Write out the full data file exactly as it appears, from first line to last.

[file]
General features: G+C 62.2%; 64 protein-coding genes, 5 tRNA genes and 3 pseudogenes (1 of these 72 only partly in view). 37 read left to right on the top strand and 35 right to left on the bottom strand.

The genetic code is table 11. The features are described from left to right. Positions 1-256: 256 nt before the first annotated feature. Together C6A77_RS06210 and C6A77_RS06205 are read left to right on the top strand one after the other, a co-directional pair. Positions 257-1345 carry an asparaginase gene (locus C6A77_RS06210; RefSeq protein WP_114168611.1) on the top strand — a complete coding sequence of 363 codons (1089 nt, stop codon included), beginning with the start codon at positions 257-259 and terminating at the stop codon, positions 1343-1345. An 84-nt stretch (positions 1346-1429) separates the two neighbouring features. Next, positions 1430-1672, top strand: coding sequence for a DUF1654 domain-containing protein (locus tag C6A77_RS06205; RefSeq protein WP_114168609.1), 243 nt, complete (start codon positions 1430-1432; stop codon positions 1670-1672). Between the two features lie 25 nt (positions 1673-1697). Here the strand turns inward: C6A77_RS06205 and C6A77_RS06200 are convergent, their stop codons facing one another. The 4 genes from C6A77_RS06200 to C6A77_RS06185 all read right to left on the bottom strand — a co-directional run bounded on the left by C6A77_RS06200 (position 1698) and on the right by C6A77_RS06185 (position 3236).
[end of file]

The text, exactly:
General features: G+C 62.2%; 64 protein-coding genes, 5 tRNA genes and 3 pseudogenes (1 of these 72 only partly in view). 37 read left to right on the top strand and 35 right to left on the bottom strand.

The genetic code is table 11. The features are described from left to right. Positions 1-256: 256 nt before the first annotated feature. Together C6A77_RS06210 and C6A77_RS06205 are read left to right on the top strand one after the other, a co-directional pair. Positions 257-1345 carry an asparaginase gene (locus C6A77_RS06210; RefSeq protein WP_114168611.1) on the top strand — a complete coding sequence of 363 codons (1089 nt, stop codon included), beginning with the start codon at positions 257-259 and terminating at the stop codon, positions 1343-1345. An 84-nt stretch (positions 1346-1429) separates the two neighbouring features. Next, positions 1430-1672, top strand: coding sequence for a DUF1654 domain-containing protein (locus tag C6A77_RS06205; RefSeq protein WP_114168609.1), 243 nt, complete (start codon positions 1430-1432; stop codon positions 1670-1672). Between the two features lie 25 nt (positions 1673-1697). Here the strand turns inward: C6A77_RS06205 and C6A77_RS06200 are convergent, their stop codons facing one another. The 4 genes from C6A77_RS06200 to C6A77_RS06185 all read right to left on the bottom strand — a co-directional run bounded on the left by C6A77_RS06200 (position 1698) and on the right by C6A77_RS06185 (position 3236).